Remarks Before Participants in Homemaking and Identity Conference, (26 September 1975) Washington, D.C.
 I am delighted to see all of you here today—because this morning I was a bit dubious about the weather and was afraid some of you might get washed out—So welcome to the White House.
 I’m very excited about the whole concept of the conference. Each of us in this room have our own concept of what “identity” is. But to me it’s as fundamental as getting to know yourself. And that’s the basis for anything we decide to do with our lives.
 When I was young I chose a career as a dancer and loved every minute. I later gave that up for marriage and a family. I found this second career every bit as challenging. And every bit as satisfying—Let’s face it—being a homemaker is a profession.
 And just as a career woman finds an identity through her job, the homemaker needs to find that same sense of awareness—that same sense of self—through her job. That’s why this whole subject of identity is so important to those of us who have chosen our professions in the home.
 And that is exactly why the subject of equal rights for women is every bit as important to the homemaker as to the “career” woman. I’m in favor of the Equal Rights Amendment. [This is] Not only for equal pay for equal work, but because I feel every woman should have the right to decide the direction of her life.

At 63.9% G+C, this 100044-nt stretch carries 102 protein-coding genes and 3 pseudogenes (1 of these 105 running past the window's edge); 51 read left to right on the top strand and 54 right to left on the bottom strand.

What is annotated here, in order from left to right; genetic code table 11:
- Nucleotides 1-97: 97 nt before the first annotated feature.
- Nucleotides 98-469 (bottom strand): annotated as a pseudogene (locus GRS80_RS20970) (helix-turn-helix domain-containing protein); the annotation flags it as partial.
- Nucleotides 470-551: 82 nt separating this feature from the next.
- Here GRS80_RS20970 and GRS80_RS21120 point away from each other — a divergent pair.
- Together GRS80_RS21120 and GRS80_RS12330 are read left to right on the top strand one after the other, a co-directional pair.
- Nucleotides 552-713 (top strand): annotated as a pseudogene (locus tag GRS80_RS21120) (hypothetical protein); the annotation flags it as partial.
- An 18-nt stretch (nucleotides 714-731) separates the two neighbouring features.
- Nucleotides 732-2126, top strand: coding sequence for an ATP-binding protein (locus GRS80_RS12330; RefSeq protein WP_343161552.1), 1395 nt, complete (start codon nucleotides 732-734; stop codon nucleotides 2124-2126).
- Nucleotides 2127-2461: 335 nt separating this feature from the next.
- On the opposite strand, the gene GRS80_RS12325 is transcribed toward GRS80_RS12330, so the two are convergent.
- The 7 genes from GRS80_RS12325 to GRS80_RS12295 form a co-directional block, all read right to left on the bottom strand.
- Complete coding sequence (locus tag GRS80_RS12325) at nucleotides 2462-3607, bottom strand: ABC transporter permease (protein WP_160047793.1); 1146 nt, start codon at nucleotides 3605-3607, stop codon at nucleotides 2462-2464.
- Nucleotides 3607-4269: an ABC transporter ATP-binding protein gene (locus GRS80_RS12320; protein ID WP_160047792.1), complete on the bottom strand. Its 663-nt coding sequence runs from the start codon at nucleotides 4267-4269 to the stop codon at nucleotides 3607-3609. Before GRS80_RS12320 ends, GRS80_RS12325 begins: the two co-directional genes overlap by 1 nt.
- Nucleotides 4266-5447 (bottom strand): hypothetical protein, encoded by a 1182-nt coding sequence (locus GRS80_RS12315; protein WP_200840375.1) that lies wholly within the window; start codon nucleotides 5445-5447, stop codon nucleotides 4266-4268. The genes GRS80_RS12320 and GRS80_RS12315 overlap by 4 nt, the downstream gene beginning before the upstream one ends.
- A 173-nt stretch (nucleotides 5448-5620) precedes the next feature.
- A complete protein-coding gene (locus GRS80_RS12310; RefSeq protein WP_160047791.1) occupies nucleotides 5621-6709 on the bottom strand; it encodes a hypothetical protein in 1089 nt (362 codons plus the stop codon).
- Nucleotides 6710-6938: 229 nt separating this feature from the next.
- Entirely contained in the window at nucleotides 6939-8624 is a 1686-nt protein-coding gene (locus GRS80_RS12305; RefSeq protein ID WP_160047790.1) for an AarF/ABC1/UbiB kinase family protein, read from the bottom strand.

Whether a woman chooses a career in the home or outside the home, what is important is that she make the decision herself—without any pressures to restrict her choice. This is what real liberation is all about.
 A liberated woman is one who feels confident in herself and is happy in what she’s doing. She’s a person who has a sense of self. So what’s all this about liberated women being career women? Anyone who feels good about what she’s doing in the home should have the same sense of liberation.
 I think it all comes with this freedom of choice. And I hope that with the new emphasis on freedom of choice, the respect and stature homemakers deserve will be recognized.